447 F2d 50 Shiflett v. Commonwealth of Virginia C C Love
447 F.2d 50
William C. SHIFLETT, Appellant,
COMMONWEALTH OF VIRGINIA, and C. C. Peyton, Superintendent
of the VirginiaState Penitentiary, Appellees.
John Henry LOVE, Appellant,
COMMONWEALTH OF VIRGINIA, Appellee.
Orrillion D. JAMES, Appellant,
C. C. PEYTON, Superintendent of the Virginia State
Nos. 12355, 13392, 13522.
United States Court of Appeals, Fourth Circuit.
Resubmitted En Banc Nov. 19, 1970.
Decided June 24, 1971.
Frank C. Maloney, III, Richmond, Va. (Court-assigned counsel) (Joseph L. Lewis, and Hirschler & Fleischer, Richmond Va., on the brief), for appellant, Shiflett.
Reno S. Harp, III, Asst. Atty. Gen. of Virginia (Andrew P. Miller, Atty. Gen. of Virginia, on the brief), for appellees.
Benjamin Lerner, Philadelphia, Pa. (Court-assigned counsel), for appellant Love.
W. Luke Witt, Asst. Atty. Gen. of Virginia (Andrew P. Miller, Atty. Gen. of Virginia, on the brief), for appellee.
Louis M. Natali, Jr., Philadelphia, Pa. (Court-assigned counsel), for appellant, James.
Vann H. Lefcoe, Asst. Atty. Gen. of Virginia (Andrew P. Miller, Atty. Gen. of Virginia, on the brief), for appellee.
Before HAYNSWORTH, Chief Judge, and SOBELOFF, BOREMAN, BRYAN, WINTER, CRAVEN and BUTZNER, Circuit Judges.
HAYNSWORTH, Chief Judge:
The question is whether our decision in Nelson v. Peyton, 4 Cir., 415 F.2d 1154 should be applied retroactively. A divided panel earlier held Nelson retroactive, affording the right to habeas corpus relief to any indigent prisoner who had not been fully advised by his attorney or the court of his right to appeal as an indigent and of the manner and time in which an appeal could be taken. 433 F.2d 124. On reconsideration en banc of the relevant criteria for determining the application of new constitutional standards, we conclude, to the contrary, that Nelson's application should be prospective only.
The facts will be discussed only as necessary to supplement the original opinion.
Shiflett was convicted in 1963 of second degree murder. He was represented by attorneys retained by his parents. At a state habeas corpus hearing he testified that the lawyers told him that he could appeal if he wished, but 'that it would cost a large sum of money.' He conceded that he never told either lawyer that he wished to appeal. In contrast, attorney Timberlake1 testified that money was never discussed with Shiflett. He said that he discussed funds only with the parents, since it was to them that he looked for compensation. He understood that they would pay for an appeal if one were taken. His advice was against an appeal, since he believed one would be fruitless.2 Because decision was based on the application of standards before Nelson was decided, the conflict in testimony was not resolved by the state judge.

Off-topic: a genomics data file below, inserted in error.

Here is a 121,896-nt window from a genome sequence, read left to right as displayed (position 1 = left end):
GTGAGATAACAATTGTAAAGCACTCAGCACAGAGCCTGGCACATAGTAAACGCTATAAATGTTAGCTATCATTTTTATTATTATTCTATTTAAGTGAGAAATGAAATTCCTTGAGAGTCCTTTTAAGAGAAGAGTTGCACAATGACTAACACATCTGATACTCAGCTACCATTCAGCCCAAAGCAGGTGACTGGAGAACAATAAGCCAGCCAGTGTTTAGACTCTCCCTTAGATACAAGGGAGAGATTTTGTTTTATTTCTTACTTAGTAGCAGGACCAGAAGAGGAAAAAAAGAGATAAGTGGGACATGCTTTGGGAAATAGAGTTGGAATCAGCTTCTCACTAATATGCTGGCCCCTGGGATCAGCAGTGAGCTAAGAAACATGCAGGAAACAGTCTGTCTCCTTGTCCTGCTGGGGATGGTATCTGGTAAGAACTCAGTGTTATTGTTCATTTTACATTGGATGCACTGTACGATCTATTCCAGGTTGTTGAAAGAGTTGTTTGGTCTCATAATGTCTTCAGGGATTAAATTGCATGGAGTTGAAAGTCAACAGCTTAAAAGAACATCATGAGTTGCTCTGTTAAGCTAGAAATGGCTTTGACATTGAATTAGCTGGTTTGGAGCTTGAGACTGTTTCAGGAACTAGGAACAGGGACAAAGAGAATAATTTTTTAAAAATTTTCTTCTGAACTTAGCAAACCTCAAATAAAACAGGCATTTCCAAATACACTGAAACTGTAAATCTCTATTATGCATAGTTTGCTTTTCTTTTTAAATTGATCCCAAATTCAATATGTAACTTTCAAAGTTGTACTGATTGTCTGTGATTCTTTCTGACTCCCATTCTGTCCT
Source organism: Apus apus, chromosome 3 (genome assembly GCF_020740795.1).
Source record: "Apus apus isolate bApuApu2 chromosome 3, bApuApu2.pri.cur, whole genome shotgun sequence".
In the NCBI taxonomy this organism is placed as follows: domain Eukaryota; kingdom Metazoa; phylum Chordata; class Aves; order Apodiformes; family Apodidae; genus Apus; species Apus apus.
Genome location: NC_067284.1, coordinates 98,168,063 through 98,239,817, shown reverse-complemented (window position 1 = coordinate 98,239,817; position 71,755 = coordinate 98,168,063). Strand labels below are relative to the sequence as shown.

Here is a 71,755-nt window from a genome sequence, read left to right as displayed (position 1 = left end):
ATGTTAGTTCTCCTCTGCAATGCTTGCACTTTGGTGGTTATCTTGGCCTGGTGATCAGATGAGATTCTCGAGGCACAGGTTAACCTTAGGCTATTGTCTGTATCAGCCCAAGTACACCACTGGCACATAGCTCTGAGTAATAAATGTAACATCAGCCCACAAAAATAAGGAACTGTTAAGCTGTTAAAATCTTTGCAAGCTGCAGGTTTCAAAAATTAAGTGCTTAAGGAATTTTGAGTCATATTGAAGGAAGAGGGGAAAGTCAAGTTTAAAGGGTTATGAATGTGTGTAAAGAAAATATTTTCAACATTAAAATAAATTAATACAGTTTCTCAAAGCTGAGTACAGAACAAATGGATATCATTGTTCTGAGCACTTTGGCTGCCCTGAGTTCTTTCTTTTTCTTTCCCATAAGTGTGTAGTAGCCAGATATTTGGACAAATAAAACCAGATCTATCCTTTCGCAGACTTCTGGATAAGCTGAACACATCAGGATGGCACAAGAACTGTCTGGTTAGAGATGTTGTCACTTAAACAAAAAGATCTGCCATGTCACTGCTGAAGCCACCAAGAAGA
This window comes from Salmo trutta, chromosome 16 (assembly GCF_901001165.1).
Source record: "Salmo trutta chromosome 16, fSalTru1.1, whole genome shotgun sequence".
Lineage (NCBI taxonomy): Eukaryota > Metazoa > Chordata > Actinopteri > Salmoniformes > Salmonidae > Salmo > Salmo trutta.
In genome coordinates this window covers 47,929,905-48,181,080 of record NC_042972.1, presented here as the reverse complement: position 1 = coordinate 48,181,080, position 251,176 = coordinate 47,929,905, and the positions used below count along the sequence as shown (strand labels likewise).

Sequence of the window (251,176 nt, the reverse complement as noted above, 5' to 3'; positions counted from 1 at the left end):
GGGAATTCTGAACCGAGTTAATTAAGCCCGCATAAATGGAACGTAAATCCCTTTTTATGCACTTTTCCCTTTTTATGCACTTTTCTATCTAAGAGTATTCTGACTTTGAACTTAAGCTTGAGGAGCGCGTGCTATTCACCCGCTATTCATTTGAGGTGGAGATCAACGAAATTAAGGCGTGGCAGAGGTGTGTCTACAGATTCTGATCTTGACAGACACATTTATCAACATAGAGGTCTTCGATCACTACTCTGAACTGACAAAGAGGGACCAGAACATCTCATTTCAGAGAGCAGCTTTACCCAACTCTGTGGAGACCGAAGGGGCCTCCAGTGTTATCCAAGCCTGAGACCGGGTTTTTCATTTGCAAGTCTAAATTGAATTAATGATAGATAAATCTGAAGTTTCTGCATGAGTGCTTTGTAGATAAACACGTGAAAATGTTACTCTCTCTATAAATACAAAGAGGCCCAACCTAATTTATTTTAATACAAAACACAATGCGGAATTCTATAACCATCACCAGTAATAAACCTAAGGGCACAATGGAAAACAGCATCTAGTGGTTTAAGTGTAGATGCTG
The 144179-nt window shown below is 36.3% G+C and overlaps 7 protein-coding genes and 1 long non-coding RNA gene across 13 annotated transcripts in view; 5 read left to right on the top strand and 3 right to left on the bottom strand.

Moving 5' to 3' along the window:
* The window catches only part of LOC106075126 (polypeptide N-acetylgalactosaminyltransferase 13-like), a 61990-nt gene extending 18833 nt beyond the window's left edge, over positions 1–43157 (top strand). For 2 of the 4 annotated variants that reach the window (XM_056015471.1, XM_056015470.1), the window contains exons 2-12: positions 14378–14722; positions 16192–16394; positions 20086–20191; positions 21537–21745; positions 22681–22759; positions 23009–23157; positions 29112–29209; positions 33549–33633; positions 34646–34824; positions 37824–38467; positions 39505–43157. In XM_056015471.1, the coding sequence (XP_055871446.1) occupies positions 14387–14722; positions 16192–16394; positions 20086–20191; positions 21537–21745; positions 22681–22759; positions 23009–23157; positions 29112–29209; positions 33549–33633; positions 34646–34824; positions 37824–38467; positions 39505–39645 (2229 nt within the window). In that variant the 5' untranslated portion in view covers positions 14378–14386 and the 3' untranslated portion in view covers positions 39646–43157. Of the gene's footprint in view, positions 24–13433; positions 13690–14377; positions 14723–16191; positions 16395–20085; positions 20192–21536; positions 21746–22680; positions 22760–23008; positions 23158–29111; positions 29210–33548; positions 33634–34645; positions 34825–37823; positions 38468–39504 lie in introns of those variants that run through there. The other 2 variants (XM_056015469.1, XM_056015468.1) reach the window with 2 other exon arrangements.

Love was convicted in 1965 of second degree murder. He was represented by court-appointed counsel who was also appointed to represent him in another trial on another charge which took place a week later. Love testified that he did not know that he could appeal as a pauper, relying, he said, on statements of other jail inmates that 'you had to have so much money before you could appeal.' These statements were allegedly made to him in the interim between the two trials at a time when he was seeing his lawyer, but he claimed he did not mention them to the lawyer or inquire about their accuracy. He stated that the lawyer at no time discussed the question of an appeal with him. However, the state court found, to the contrary, that the matter was discussed on two occasions between the trials, and that the lawyer had told Love that he believed an appeal would be futile, as no error had been committed in the trial. At no time did Love indicate that he would like to take an appeal despite his lawyer's opinion.